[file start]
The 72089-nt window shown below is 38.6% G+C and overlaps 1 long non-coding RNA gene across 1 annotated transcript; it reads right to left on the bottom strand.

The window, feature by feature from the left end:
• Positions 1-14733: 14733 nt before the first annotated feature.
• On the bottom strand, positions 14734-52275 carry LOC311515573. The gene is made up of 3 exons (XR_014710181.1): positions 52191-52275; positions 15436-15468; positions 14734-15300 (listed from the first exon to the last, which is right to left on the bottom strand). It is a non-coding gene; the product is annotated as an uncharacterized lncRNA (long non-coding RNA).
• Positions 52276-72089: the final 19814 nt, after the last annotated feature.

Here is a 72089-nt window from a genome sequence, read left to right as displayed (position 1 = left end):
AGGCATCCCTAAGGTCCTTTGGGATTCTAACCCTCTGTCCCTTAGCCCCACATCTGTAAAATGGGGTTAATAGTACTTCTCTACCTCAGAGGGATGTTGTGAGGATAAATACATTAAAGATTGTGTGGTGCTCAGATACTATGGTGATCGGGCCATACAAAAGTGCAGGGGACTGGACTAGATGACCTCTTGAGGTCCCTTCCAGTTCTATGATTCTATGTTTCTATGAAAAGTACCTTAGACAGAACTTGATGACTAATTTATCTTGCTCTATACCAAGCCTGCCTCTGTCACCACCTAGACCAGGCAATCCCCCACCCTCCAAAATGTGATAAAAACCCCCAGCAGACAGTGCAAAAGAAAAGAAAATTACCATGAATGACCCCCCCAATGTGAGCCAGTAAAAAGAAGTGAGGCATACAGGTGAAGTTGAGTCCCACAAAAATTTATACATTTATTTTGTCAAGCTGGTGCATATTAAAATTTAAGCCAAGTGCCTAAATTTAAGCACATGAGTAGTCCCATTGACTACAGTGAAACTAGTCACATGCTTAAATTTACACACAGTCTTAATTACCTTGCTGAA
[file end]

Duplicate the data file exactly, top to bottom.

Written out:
The 72089-nt window shown below is 38.6% G+C and overlaps 1 long non-coding RNA gene across 1 annotated transcript; it reads right to left on the bottom strand.

The window, feature by feature from the left end:
• Positions 1-14733: 14733 nt before the first annotated feature.
• On the bottom strand, positions 14734-52275 carry LOC311515573. The gene is made up of 3 exons (XR_014710181.1): positions 52191-52275; positions 15436-15468; positions 14734-15300 (listed from the first exon to the last, which is right to left on the bottom strand). It is a non-coding gene; the product is annotated as an uncharacterized lncRNA (long non-coding RNA).
• Positions 52276-72089: the final 19814 nt, after the last annotated feature.

Here is a 72089-nt window from a genome sequence, read left to right as displayed (position 1 = left end):
AGGCATCCCTAAGGTCCTTTGGGATTCTAACCCTCTGTCCCTTAGCCCCACATCTGTAAAATGGGGTTAATAGTACTTCTCTACCTCAGAGGGATGTTGTGAGGATAAATACATTAAAGATTGTGTGGTGCTCAGATACTATGGTGATCGGGCCATACAAAAGTGCAGGGGACTGGACTAGATGACCTCTTGAGGTCCCTTCCAGTTCTATGATTCTATGTTTCTATGAAAAGTACCTTAGACAGAACTTGATGACTAATTTATCTTGCTCTATACCAAGCCTGCCTCTGTCACCACCTAGACCAGGCAATCCCCCACCCTCCAAAATGTGATAAAAACCCCCAGCAGACAGTGCAAAAGAAAAGAAAATTACCATGAATGACCCCCCCAATGTGAGCCAGTAAAAAGAAGTGAGGCATACAGGTGAAGTTGAGTCCCACAAAAATTTATACATTTATTTTGTCAAGCTGGTGCATATTAAAATTTAAGCCAAGTGCCTAAATTTAAGCACATGAGTAGTCCCATTGACTACAGTGAAACTAGTCACATGCTTAAATTTACACACAGTCTTAATTACCTTGCTGAA